Pruned rose bush in spring before leaves, looks green and healthy now but has no flower buds. Previously this bush had been allowed to grow wild.
This past winter,like the winter in 2014, has been very hard on many plants, including roses. Failure to bud out is a not uncommon result of a harsh winter and late frosts and may be the reason that your rose it not blooming. I suggest that you feed the rose, and prune the blind shoots as though they had flowers. You may get blooms on the new growth.
Here is a link to a previous Toronto Master Gardener enquiry from last spring: http://www.torontomastergardeners.ca/index.php/askagardener/roses-not-budding-out-yet-why/, which has links to articles on pruning and feeding roses.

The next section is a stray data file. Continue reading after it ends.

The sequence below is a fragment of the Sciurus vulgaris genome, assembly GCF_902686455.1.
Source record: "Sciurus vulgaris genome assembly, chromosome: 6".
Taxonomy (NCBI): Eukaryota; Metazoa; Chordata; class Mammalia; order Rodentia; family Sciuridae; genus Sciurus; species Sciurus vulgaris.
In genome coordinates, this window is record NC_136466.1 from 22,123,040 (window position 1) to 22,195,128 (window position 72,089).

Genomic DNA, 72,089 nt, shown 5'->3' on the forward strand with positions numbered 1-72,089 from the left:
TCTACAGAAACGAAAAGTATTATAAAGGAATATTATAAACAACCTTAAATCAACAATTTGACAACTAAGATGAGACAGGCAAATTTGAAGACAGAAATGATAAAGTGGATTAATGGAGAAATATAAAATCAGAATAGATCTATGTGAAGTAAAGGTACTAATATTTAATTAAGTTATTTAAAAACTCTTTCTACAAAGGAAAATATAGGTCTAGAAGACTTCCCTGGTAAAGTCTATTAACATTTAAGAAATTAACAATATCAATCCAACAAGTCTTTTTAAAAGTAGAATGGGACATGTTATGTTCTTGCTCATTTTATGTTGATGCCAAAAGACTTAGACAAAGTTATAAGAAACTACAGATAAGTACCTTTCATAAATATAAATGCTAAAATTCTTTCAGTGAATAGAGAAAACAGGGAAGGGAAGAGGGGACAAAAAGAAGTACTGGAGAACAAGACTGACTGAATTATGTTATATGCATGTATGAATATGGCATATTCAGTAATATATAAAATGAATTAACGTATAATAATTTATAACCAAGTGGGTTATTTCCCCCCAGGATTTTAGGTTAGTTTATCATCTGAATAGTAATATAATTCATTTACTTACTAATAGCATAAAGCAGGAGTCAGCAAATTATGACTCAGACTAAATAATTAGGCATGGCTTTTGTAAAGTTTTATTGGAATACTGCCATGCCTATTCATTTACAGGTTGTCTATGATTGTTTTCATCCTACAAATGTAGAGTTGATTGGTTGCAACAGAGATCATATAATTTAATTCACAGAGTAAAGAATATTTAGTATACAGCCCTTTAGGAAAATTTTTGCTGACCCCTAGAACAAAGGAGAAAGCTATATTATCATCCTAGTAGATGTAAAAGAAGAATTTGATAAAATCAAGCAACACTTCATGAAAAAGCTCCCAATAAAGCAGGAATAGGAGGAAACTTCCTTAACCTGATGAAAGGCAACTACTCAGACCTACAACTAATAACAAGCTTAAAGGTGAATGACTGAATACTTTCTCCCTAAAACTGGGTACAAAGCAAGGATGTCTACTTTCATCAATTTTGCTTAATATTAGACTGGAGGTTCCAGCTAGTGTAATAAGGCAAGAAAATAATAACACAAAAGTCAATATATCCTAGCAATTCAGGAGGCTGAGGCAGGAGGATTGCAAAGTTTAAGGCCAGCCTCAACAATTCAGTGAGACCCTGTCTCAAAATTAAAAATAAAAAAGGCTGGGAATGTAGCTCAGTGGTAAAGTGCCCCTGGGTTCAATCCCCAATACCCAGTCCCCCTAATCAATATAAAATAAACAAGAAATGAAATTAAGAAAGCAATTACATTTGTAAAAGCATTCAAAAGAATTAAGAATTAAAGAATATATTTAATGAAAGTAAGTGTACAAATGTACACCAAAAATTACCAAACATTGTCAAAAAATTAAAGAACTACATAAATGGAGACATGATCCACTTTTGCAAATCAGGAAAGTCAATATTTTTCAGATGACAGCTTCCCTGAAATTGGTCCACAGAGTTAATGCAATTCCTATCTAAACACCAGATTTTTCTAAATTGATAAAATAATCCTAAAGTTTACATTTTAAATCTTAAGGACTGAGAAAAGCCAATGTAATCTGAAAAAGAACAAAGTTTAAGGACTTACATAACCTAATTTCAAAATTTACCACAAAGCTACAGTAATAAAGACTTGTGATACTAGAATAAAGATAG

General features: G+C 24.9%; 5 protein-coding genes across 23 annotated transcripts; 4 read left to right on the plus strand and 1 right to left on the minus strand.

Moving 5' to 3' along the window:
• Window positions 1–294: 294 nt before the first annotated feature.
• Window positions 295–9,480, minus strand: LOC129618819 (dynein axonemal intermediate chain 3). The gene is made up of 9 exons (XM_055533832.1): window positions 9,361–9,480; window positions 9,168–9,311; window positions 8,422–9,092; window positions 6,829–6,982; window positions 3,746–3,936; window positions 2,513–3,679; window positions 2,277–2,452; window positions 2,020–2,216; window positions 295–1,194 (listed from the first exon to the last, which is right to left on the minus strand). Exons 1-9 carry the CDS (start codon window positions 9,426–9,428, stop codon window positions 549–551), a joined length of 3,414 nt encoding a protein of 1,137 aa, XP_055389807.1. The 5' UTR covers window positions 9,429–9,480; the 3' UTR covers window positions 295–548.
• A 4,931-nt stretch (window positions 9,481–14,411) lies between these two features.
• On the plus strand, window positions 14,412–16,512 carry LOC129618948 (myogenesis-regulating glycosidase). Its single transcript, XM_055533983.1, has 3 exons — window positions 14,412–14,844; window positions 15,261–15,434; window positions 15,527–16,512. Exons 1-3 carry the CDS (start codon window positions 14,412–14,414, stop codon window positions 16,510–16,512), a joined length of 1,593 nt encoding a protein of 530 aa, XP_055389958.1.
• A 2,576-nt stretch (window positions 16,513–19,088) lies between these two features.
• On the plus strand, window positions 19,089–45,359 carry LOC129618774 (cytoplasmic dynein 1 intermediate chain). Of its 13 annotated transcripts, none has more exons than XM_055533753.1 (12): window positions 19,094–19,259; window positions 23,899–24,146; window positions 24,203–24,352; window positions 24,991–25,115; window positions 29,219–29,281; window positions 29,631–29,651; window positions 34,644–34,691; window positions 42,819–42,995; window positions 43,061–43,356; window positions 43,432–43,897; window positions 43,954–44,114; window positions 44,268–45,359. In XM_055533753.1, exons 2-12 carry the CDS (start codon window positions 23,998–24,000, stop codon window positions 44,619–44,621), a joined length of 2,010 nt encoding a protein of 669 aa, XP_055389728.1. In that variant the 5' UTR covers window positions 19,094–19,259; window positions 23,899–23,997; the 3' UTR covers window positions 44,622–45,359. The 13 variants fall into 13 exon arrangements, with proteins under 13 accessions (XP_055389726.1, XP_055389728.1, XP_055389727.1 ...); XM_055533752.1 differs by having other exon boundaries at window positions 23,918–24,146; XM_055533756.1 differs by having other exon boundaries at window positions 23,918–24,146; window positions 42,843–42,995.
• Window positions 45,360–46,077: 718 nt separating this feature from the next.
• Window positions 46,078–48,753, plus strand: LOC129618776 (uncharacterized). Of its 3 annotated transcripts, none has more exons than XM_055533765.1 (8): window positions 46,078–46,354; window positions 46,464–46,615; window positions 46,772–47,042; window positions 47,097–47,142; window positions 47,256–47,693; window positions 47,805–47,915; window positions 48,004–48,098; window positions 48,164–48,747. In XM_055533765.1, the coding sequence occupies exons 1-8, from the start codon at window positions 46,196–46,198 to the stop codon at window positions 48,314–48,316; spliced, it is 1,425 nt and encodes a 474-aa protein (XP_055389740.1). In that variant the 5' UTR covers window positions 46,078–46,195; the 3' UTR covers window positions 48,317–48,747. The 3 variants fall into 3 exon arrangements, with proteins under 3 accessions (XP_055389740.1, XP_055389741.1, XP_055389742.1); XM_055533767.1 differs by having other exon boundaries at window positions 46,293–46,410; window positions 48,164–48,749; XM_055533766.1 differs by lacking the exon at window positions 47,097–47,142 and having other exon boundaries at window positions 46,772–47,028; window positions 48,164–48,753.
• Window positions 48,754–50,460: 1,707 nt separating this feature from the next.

However, from the description of the prolific growth of the rose since you pruned it earlier this year, it may be that what you have is a rambler. Ramblers are bred from old roses which, unlike modern roses that bloom on the current year’s growth, bloom on the canes which grew in the previous year. If the rose is a rambler, the pruning that you did earlier this year means that you will not get flowers this year. Given the uncertainly as to what type of rose you have, you might prune some of the blind shoots to see whether new buds develop this year, but otherwise do not prune until after you see whether buds develop on this years growth in 2016.